THERE WAS a certain rich man, which was clothed in purple and fine linen, and fared sumptuously every day. And there was a certain beggar named Lazarus, which was laid at his gate full of sores, and desiring to be fed with the crumbs which fell from the rich man’s table. St Luke 16.19

THERE’S AN EXTRACT from a sermon by Dean Jeffrey John of St Alban’s in the Back to Church Sunday Special that arrived with this week’s UK Church Times. In it the Dean tells of visiting the Cathedral, a week before he was to be installed as Dean, “in civvies to see what it was like.”

At that time, though, there was still quite a fuss about my coming here at all. And, on that first Sunday, there were people who had come up from some churches in London, who were trying to collect signatures for a petition to stop the installation.

So, on my first Sunday here, I had this wonderful experience of being asked to sign a petition against myself.

There was laughter in Bramhall Parish Church when I shared this story this morning. Thankfully, however, and a cause for joy in me, many spoke to me afterwards of their being appalled to hear of such a thing happening in a church, to anyone, anywhere, for any reason.

For much of my adult life I’ve witnessed sections of the Church meting out torture (and torturing herself in the process) to those deemed, by them, unworthy of a full place. It has been a most unseemly spectacle – and surely extremely painful for some kind souls in leadership positions, to whom we all too willingly abrogate our own responsibility for the well-being of others, leaving ourselves free to pelt them with negative judgments whenever the fickle mood takes us. We can hardly be surprised that it has also been a period of decline and loss of faith in the Church – even at the same time there’s been a rise in interest in the things of God.

We won’t be pushed around any more

Two World Wars left millions worldwide wondering whether they’d been sold a pup. Millions more absolutely knew that they had been. People all over the world are rising up to this very day and – peacefully – showing bullies that they won’t be pushed around anymore. Thank God for the “feet of them that bring good news” – “for the poor.”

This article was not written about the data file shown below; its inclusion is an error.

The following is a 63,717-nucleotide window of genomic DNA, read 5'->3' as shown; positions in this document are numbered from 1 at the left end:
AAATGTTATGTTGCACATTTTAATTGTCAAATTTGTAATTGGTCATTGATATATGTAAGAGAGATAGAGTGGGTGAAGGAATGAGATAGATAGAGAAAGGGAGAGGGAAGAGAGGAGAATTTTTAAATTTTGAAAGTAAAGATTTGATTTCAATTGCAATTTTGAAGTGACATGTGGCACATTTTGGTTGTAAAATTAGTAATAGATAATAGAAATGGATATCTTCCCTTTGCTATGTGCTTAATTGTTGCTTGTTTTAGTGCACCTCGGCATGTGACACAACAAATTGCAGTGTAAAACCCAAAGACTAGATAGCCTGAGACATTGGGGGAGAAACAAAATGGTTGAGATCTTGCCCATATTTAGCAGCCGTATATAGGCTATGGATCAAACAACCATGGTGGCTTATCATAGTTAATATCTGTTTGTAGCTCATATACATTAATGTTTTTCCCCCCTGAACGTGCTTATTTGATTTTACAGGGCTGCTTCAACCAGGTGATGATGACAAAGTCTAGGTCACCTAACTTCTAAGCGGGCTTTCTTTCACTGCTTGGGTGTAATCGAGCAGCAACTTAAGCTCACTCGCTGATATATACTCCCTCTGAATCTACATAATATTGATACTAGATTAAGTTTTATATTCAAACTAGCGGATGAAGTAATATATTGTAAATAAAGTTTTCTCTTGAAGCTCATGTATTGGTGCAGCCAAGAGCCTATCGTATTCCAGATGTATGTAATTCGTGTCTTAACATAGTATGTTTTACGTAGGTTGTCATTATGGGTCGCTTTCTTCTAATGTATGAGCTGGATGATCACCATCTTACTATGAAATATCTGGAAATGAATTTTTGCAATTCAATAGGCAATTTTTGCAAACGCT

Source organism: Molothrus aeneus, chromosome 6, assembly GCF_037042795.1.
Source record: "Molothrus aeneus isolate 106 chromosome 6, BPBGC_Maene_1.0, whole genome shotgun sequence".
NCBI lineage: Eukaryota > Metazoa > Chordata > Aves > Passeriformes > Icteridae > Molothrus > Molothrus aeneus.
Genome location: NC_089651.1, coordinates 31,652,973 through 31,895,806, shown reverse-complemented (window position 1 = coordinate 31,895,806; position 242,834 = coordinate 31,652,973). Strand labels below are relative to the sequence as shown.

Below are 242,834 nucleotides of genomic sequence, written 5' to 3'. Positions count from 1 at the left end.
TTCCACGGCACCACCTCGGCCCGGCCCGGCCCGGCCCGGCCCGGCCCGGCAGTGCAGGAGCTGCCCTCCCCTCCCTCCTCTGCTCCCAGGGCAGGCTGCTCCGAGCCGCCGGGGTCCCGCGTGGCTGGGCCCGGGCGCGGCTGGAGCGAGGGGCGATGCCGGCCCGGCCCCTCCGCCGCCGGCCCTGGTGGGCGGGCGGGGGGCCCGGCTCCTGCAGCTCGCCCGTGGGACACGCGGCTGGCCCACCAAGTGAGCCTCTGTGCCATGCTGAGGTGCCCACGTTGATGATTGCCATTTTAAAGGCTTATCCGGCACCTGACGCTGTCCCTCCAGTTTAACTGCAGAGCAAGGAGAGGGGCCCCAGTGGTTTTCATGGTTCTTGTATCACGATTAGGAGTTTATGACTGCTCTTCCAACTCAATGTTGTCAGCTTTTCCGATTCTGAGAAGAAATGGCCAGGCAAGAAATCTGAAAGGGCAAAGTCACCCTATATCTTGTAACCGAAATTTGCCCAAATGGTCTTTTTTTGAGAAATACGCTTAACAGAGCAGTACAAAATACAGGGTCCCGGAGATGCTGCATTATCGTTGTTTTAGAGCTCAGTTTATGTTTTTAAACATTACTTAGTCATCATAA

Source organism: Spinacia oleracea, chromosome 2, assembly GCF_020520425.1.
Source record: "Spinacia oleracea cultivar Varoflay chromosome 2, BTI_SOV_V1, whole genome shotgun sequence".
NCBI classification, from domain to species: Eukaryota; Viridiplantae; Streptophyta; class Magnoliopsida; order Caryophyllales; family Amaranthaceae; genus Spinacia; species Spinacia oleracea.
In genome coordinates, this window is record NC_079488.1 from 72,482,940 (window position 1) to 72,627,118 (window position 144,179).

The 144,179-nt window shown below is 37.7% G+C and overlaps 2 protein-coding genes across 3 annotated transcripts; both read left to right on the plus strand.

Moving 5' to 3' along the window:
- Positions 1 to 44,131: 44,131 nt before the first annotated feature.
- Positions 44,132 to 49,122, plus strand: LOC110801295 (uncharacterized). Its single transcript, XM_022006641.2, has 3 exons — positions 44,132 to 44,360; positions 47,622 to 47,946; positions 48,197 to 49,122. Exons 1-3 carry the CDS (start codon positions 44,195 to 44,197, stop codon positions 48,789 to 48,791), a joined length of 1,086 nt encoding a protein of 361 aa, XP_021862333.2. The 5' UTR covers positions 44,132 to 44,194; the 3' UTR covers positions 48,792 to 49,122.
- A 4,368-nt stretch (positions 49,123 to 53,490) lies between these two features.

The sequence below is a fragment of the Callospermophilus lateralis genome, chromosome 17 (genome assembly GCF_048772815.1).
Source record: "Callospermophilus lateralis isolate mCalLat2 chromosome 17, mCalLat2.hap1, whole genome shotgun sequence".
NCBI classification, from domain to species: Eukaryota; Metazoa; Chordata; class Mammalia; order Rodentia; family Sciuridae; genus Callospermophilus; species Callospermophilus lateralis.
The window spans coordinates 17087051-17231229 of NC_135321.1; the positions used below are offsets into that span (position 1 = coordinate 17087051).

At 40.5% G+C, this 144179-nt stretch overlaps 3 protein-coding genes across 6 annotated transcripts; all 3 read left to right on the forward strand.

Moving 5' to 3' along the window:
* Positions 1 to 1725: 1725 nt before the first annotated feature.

I’m minded to pray for a world, and for religious communities of every tradition within that world, that have learned something of lasting value from the tragic divisions of the past. I’m minded to wonder what might be the nature of the “hell” to which “a certain rich man” allowed himself to be carried off? Isn’t hell a lasting sense of burning shame here in this world before it’s anything else? Shame, in the light of the loving presence of God, because we not only failed to help “a certain beggar named Lazarus, which was laid at [the] gate full of sores” but we compounded the injury, steadfastly pretending that we hadn’t even noticed he was there.

Many will have heard, some will have read, and more will hear of Dean Jeffrey’s story in days and months and years to come. I shall continue to pray that the Church in every corner of the world lives to recognise the absolute shamefulness of “people who had come up from some churches in London, who were trying to collect signatures for a petition to stop the installation.” Let s/he who has the time and funds to draw up petitions pray instead “Father forgive them (those hell bent on crucifixion and exclusion “outside the city wall”) for they know not what they do.”

Jeffrey John concludes, writing, of course, about adherents of Christian faith

We are Catholic, in the sense we mean in the creed: “I believe in one holy Catholic and Apostolic Church.” Catholic implies universal, for everybody — young, old, black, white, male, female, rich, poor, gay, straight, married, single, and whatever other categories you can think of.

We are all here on an equal basis,which is that none of us qualifies to be here. We are all here because we are all sinners looking for forgiveness; we are all wounded in one way or another, and looking for healing; and we are all children of God, looking to be strengthened by his love, so that we can go out and live a decent life as his people in the world.